In a book Quantum Mechanics with Applications (1970) by D.B. Beard and G.B. Beard, the authors wrote on page 34:

"By methods beyond the scope of this text, one could state the uncertainty principle as a fundamental postula and derive quantum mechanics therefrom."

Were they trolling or was that a common knowledge back in 1960's or even earlier?

  • $\begingroup$ I watched a documentary from an Italian guy telling the born of QM, and he stated that this was the original Heisenberg approach formulated when he was on Heligoland, a Danish island, in 1925. I didn't check the details and the original paper. I'm following your question, and upvoting $\endgroup$
    – basics
    Oct 1 at 14:37
  • $\begingroup$ I only remember that he told that Heisenberg approached QM with "tables" without knowing matrices and matrix algebra, and reinventing it $\endgroup$
    – basics
    Oct 1 at 14:41
  • $\begingroup$ @basics Apparently Heisenberg was motivated by the Kramers-Kronig dispersion relation. $\endgroup$
    – Hulkster
    Oct 1 at 14:41
  • $\begingroup$ This is how Landau and Lifshitz set up all of QM. $\endgroup$
    – bolbteppa
    Oct 1 at 21:31

1 Answer 1


They are referring to something serious, but stating it too briefly to be useful.

The starting point here is that no wide-ranging theory of physical phenomena can be deduced from any single principle or observation. However, if you start out with a lot of ideas of what kind of theory you wish to construct (e.g. continuous quantities handled by partial differential equations, maybe a Lagrangian or something like that, maybe some notion of a state space and an equation of motion, etc. etc.) then some axioms can serve as a useful way to constrain your theory and the Heisenberg uncertainty principle is one of those. For example, you could show, by fairly well-constrained analysis but possibly without the kind of rigor which mathematicians seek, that it leads to the commutation relation between position and momentum (once you have already decided to represent those quantities by operators or something similar). But you cannot deduce from the uncertainty principle alone the notion of Hilbert space or a state vector and you certainly cannot deduce Schrödinger's equation. Nor can you make any significant progress in figuring out any quantum field theory.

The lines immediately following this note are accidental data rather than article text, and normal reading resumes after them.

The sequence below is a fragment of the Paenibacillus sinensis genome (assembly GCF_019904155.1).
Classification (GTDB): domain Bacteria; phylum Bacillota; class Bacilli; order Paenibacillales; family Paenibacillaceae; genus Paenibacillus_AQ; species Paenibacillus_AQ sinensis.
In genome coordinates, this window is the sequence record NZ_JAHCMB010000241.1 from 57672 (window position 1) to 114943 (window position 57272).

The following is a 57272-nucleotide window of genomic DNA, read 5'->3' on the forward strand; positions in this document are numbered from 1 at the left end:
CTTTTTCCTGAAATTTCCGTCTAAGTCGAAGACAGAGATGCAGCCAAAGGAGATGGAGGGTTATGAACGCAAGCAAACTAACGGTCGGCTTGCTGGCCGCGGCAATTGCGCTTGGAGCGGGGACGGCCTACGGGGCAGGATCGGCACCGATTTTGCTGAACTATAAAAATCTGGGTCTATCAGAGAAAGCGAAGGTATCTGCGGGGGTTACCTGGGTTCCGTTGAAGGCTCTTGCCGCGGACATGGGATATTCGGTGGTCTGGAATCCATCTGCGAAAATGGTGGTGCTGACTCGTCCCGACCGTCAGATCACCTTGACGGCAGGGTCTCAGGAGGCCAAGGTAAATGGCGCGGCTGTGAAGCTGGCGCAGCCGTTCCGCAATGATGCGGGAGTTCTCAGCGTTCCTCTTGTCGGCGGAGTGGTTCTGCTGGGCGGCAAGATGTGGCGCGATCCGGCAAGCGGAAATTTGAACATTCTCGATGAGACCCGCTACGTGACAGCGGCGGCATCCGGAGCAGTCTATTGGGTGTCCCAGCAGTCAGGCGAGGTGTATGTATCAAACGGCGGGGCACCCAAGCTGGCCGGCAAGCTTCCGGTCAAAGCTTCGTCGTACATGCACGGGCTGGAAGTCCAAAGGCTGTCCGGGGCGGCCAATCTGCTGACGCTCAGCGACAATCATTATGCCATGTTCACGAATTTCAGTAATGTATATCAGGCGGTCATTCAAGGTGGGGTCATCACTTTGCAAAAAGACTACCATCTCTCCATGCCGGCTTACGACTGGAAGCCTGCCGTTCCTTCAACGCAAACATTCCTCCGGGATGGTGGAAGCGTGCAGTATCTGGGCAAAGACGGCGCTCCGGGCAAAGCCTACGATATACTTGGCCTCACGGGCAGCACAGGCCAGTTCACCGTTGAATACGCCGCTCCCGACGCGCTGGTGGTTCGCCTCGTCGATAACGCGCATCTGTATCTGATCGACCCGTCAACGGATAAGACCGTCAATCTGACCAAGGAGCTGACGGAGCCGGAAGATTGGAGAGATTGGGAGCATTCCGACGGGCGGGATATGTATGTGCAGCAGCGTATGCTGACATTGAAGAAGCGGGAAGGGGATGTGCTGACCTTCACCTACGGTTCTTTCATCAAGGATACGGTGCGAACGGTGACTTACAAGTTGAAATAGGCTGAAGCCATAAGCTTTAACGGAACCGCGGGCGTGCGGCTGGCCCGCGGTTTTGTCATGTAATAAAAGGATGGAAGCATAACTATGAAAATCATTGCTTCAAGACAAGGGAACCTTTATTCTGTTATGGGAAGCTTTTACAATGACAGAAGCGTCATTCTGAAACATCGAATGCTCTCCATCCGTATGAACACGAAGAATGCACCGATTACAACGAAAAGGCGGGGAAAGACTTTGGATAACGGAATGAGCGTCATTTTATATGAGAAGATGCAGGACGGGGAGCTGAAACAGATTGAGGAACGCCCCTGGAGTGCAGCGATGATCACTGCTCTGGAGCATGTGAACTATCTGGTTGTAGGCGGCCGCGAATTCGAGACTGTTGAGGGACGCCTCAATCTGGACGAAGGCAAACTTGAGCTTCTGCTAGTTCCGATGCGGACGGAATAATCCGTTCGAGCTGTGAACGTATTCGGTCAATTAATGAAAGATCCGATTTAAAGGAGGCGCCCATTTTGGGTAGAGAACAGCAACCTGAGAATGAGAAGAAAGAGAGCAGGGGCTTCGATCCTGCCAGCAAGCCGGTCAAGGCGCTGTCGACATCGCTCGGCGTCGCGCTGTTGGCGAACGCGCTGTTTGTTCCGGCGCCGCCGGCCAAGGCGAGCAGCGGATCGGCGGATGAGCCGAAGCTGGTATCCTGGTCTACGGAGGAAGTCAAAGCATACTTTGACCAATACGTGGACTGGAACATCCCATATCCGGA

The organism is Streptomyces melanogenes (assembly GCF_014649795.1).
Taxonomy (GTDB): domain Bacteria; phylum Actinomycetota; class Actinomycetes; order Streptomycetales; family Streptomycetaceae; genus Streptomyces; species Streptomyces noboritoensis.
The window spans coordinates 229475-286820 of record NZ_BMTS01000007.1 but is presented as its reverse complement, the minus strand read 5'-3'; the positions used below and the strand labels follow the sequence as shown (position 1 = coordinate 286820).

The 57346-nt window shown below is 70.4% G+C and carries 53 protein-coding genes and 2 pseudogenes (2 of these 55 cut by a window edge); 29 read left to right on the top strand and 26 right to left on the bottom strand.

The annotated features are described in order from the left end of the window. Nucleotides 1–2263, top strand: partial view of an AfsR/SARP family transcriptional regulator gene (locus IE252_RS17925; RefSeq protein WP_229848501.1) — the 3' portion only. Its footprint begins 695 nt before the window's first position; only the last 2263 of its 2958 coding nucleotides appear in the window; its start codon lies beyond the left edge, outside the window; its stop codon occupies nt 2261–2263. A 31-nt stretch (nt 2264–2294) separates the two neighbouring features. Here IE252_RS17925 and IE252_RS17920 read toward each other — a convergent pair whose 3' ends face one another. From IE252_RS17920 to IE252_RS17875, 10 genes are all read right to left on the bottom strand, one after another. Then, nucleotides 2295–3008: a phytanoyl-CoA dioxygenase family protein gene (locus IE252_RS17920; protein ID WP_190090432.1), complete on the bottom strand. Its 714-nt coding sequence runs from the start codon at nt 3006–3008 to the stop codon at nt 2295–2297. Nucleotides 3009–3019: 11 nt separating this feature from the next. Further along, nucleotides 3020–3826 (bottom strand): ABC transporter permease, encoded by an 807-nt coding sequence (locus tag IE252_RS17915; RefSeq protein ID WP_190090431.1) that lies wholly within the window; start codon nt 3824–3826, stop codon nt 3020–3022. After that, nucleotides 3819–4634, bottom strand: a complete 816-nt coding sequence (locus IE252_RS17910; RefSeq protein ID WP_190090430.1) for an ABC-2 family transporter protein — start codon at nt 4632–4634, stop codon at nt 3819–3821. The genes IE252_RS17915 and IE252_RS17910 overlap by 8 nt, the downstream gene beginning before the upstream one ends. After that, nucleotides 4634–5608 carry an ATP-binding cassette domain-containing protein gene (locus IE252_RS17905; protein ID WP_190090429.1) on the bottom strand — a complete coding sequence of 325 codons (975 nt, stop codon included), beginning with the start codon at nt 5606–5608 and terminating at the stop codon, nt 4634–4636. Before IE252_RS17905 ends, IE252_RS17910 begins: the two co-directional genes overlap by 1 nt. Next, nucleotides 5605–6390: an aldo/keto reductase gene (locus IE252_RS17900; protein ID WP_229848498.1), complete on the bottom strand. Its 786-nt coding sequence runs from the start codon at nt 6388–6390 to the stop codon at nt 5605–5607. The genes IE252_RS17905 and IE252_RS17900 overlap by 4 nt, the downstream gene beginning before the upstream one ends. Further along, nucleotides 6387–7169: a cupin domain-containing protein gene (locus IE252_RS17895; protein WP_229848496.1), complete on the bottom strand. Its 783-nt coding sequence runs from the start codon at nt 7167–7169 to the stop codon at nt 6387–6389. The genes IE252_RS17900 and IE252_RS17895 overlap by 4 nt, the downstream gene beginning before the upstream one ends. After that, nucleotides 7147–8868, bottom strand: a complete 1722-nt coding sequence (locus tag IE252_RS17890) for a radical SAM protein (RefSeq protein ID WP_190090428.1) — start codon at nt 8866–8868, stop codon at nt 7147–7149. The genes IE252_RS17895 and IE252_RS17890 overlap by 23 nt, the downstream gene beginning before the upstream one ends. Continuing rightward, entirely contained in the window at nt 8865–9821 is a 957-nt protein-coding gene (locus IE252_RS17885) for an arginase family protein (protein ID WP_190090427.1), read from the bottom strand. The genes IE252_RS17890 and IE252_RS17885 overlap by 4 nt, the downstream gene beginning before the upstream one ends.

I think what those authors probably had in mind was something like "starting out from classical mechanics and Poisson brackets and going towards operators or matrix mechanics, the uncertainty principle will show you what is the minimum adjustment or ingredient you need to make a matrix mechanics that might correspond to empirical observations."

  • 5
    $\begingroup$ Exact formulation of uncertainty principle (as momentum fluctuations) + classical equations of motion DO leads to Schrödinger equation. $\endgroup$ Oct 1 at 14:58
  • 2
    $\begingroup$ Heisenberg received the Nobel price for “On the Quantum-mechanical Reinterpretation of Kinematic and Mechanical Relations,” Zeitschrift für Physik, 33, 879 (1925), and “On the Intuitive Contents of Quantumtheoretical Kinematics and Mechanics,” Zeitschrift für Physik, 43, 172 (1927). The first paper lays the foundation for the so-called “matrix-mechanics,” which establishes the historically first mathematically precise form of modern quantum-mechanics, while in the second the “Uncertainty Principle” is expressed for the first time. $\endgroup$ Oct 2 at 14:47
  • $\begingroup$ Source: Konrad Kleinknecht, Einstein and Heisenberg: The Controversy Over Quantum Physics (Springer, 2019), page 103. $\endgroup$ Oct 2 at 14:47
  • 1
    $\begingroup$ There’s a much cleaner copy of Hall and Reginatto’s “Schrödinger equation from an exact uncertainty principle, cited by @Agnius Vasiliauskas , at arxiv.org/pdf/quant-ph/0102069.pdf $\endgroup$
    – iSeeker
    Oct 4 at 10:58

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